Transport via the transcytotic pathway makes prostasin available as a substrate for matriptase
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The matriptase-prostasin proteolytic cascade is essential for epidermal tight junction formation and terminal epidermal differentiation. This proteolytic pathway may also be operative in a variety of other epithelia, as both matriptase and prostasin are involved in tight junction formation in epithelial monolayers. However, in polarized epithelial cells matriptase is mainly located on the basolateral plasma membrane whereas prostasin is mainly located on the apical plasma membrane. To determine how matriptase and prostasin interact, we mapped the subcellular itinerary of matriptase and prostasin in polarized colonic epithelial cells. We show that zymogen matriptase is activated on the basolateral plasma membrane where it is able to cleave relevant substrates. After activation, matriptase forms a complex with the cognate matriptase inhibitor, hepatocyte growth factor activator inhibitor (HAI)-1 and is efficiently endocytosed. The majority of prostasin is located on the apical plasma membrane albeit a minor fraction of prostasin is present on the basolateral plasma membrane. Basolateral prostasin is endocytosed and transcytosed to the apical plasma membrane where a long retention time causes an accumulation of prostasin. Furthermore, we show that prostasin on the basolateral membrane is activated before it is transcytosed. This study shows that matriptase and prostasin co-localize for a brief period of time at the basolateral plasma membrane after which prostasin is transported to the apical membrane as an active protease. This study suggests a possible explanation for how matriptase or other basolateral serine proteases activate prostasin on its way to its apical destination.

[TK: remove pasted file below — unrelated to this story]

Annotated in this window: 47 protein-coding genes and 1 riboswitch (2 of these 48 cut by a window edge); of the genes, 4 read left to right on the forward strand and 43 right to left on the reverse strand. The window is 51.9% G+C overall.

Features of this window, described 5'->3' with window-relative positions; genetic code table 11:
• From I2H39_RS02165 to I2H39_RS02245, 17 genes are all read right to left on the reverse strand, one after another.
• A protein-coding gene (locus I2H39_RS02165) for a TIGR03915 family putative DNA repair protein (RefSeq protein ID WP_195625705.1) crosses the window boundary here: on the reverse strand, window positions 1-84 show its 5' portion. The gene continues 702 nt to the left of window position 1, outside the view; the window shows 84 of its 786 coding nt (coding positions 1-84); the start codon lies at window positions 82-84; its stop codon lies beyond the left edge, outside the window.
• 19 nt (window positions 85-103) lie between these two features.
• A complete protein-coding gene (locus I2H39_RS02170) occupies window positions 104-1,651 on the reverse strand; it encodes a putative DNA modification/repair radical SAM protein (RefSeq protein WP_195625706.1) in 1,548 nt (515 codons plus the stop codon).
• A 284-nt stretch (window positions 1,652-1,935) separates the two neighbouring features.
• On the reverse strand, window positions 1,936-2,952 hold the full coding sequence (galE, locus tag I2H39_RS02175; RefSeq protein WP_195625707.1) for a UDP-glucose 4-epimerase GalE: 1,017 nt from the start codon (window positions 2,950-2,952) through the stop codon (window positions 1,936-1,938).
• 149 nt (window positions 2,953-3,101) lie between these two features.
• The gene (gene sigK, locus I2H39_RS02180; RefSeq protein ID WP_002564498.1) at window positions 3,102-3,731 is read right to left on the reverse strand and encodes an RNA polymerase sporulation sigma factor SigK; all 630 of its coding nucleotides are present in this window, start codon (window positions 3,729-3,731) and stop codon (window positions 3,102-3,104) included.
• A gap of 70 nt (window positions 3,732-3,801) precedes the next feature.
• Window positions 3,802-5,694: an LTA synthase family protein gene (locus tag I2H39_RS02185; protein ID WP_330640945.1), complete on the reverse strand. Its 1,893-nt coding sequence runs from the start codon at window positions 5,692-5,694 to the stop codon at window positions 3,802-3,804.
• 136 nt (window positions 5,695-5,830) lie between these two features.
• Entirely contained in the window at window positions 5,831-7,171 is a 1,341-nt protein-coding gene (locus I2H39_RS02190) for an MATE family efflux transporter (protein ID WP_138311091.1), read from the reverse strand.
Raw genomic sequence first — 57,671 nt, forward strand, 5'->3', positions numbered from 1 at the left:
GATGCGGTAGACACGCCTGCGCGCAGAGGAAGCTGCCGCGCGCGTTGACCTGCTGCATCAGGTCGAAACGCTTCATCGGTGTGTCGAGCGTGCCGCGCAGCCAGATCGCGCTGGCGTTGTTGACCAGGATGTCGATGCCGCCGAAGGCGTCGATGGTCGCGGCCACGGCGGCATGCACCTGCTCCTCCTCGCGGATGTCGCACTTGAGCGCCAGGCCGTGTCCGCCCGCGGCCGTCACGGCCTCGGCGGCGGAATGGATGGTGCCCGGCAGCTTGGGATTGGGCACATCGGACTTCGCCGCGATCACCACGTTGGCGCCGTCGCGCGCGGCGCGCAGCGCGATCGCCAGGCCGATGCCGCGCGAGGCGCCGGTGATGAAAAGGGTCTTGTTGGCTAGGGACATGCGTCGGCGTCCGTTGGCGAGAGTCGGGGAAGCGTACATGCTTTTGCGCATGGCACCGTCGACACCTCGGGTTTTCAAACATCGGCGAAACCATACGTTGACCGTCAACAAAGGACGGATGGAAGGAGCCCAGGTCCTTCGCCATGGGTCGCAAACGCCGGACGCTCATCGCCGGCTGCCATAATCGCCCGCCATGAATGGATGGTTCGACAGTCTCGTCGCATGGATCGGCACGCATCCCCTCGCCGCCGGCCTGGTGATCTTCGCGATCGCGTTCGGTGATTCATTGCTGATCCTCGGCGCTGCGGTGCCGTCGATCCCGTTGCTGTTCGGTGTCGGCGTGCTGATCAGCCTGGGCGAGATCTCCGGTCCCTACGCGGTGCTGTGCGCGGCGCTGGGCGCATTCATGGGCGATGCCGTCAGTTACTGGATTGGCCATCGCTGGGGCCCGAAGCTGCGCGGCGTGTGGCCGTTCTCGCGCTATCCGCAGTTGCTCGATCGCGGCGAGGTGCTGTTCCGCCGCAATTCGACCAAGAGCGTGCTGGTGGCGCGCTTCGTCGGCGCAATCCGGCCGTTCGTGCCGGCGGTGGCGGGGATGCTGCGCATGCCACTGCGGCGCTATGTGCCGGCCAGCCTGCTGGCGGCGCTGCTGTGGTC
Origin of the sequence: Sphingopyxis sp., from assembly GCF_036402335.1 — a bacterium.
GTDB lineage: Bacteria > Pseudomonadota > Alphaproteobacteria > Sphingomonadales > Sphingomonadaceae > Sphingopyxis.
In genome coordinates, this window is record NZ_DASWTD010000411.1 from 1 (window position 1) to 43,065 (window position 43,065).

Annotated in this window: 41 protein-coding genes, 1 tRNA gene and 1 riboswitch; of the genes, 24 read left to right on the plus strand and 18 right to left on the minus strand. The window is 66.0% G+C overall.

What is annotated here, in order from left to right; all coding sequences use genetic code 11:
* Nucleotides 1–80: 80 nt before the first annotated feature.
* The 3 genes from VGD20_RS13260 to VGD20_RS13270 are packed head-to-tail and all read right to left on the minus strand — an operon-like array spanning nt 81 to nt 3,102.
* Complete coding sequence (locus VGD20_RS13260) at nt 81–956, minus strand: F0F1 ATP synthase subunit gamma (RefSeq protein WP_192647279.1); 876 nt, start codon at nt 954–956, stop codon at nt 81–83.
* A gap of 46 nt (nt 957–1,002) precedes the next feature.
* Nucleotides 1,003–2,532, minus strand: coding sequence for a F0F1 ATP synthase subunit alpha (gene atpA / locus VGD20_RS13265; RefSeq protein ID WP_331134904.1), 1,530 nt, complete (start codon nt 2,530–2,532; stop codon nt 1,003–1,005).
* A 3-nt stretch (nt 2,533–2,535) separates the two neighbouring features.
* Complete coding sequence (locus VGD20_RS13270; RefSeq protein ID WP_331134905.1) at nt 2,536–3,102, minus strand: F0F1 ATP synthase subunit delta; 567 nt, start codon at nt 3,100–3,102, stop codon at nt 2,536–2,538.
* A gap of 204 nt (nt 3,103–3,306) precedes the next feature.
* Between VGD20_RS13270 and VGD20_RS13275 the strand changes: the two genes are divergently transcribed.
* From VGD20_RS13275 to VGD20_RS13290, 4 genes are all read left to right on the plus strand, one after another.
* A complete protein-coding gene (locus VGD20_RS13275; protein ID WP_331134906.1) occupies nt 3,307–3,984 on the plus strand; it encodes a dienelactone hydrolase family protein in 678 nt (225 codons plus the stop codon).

|Journal||The Journal of Biological Chemistry|
|Number of pages||10|
|Publication status||Published - 2011|